Vincent’s Place

Closed Permanently

Features

outdoor area

Years ago, when he was the last man standing at its auction, renowned Dutch filmmaker and photographer Paul Cox became the accidental owner of the building housing Vincent’s Place.

It quickly became a hub for emerging filmmakers and aspiring creatives. Remnants of this time remain, from Cox’s prized Mamiyaflex camera displayed on the mantelpiece above the fireplace, to his striking photography on the walls.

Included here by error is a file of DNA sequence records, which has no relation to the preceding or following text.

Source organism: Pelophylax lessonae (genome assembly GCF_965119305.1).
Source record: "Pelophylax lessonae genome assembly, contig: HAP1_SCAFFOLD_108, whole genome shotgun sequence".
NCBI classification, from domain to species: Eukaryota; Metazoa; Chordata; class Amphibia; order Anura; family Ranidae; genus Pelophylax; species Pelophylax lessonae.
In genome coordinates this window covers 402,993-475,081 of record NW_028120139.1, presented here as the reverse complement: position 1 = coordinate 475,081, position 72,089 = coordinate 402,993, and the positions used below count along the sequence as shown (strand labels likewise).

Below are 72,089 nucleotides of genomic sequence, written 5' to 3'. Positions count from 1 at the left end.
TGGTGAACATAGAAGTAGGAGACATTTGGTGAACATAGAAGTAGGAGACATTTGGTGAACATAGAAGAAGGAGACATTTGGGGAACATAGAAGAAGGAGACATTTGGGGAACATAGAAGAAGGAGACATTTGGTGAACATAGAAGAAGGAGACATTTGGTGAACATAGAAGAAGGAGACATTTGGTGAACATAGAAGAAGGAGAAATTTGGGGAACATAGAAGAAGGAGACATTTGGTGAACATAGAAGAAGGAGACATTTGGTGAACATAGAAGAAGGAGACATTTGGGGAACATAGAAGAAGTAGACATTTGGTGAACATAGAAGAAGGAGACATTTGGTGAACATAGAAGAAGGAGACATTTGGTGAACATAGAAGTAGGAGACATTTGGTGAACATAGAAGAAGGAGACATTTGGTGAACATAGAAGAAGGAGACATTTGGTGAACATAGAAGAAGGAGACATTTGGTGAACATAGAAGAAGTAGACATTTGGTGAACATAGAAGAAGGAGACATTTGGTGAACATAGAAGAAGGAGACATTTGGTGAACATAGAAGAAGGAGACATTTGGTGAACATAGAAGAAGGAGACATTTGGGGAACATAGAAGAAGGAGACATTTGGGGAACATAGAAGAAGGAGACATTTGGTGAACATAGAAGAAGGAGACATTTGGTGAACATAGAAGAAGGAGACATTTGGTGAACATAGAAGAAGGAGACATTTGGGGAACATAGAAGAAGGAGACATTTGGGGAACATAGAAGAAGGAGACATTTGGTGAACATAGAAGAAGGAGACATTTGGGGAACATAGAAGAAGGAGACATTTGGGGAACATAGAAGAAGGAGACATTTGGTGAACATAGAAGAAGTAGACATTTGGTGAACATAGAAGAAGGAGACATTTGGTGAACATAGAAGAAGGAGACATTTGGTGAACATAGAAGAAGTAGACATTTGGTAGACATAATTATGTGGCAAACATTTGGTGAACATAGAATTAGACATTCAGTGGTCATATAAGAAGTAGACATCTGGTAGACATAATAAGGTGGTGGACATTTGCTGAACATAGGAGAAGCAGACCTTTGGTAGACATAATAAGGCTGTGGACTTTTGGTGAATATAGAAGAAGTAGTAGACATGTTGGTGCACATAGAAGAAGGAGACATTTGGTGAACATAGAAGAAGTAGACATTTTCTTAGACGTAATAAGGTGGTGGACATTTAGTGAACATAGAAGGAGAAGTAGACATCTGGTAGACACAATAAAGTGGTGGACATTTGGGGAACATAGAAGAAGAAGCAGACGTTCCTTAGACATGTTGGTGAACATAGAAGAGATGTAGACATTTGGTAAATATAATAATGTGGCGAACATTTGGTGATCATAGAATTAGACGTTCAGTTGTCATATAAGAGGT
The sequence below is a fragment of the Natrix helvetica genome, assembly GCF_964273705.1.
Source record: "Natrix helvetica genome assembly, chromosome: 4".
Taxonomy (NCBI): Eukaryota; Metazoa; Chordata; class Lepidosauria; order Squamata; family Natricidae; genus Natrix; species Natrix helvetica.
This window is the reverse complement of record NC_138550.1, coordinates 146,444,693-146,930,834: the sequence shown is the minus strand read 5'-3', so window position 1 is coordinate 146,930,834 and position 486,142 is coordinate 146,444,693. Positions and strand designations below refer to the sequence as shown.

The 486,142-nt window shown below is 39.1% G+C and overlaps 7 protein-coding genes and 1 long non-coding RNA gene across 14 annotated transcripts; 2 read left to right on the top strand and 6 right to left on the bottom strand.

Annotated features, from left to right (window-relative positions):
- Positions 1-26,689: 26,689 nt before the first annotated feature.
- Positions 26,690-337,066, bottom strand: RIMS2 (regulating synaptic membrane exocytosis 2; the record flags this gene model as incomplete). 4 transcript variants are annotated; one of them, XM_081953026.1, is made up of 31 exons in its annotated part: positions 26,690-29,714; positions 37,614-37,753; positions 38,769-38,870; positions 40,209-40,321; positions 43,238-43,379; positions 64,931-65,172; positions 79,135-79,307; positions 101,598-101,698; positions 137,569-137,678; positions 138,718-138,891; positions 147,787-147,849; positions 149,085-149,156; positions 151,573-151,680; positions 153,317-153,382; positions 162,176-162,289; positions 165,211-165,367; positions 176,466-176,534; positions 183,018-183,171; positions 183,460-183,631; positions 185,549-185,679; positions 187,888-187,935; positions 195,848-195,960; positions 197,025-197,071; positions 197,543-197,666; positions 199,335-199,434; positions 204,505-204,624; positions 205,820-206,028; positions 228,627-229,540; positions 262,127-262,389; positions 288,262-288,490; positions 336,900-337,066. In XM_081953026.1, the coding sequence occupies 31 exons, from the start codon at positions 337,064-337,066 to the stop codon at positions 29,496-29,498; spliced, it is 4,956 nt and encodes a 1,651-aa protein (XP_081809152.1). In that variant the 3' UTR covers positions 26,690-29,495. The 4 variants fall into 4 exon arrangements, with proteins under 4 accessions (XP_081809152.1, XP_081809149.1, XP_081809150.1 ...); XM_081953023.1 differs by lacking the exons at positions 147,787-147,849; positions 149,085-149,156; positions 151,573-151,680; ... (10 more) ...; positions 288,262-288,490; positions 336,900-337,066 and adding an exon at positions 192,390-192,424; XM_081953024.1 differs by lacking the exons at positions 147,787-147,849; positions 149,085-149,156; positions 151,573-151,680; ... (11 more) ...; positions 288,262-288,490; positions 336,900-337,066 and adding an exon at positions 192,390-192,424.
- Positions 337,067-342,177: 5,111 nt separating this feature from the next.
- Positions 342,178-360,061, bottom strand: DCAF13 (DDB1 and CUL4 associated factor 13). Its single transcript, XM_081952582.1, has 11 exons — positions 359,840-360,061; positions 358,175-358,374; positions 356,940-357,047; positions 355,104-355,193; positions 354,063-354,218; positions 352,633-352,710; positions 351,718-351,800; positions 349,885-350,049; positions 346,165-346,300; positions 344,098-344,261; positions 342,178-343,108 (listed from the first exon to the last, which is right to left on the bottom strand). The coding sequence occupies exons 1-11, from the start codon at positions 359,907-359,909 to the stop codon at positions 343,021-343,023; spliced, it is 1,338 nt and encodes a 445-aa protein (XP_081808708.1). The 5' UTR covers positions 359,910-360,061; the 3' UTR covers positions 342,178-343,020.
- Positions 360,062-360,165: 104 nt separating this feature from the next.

Stories from the past are echoed throughout, including Vincent’s Place’s namesake, taken from Cox’s documentary, The Life and Death of Vincent Van Gogh.

It’s cosy at Vincent’s. Chin-wagging among regulars is commonplace, and the relaxed staff makes for an unhurried visit. The dining space inside extends to a green-grassed garage with box seats and squat tables.

Popular menu items are the salmon, goat’s cheese and spinach toastie; or the pumpkin and haloumi salad during summer. Coffee comes courtesy of Yarra Coffee and is an organic custom blend made especially for Vincent’s.

The cafe’s sentimental appeal is fostered by Cox (who’s lived in Australia since 1965) and his staff, which is personally invested in every square inch of the curio-scattered space.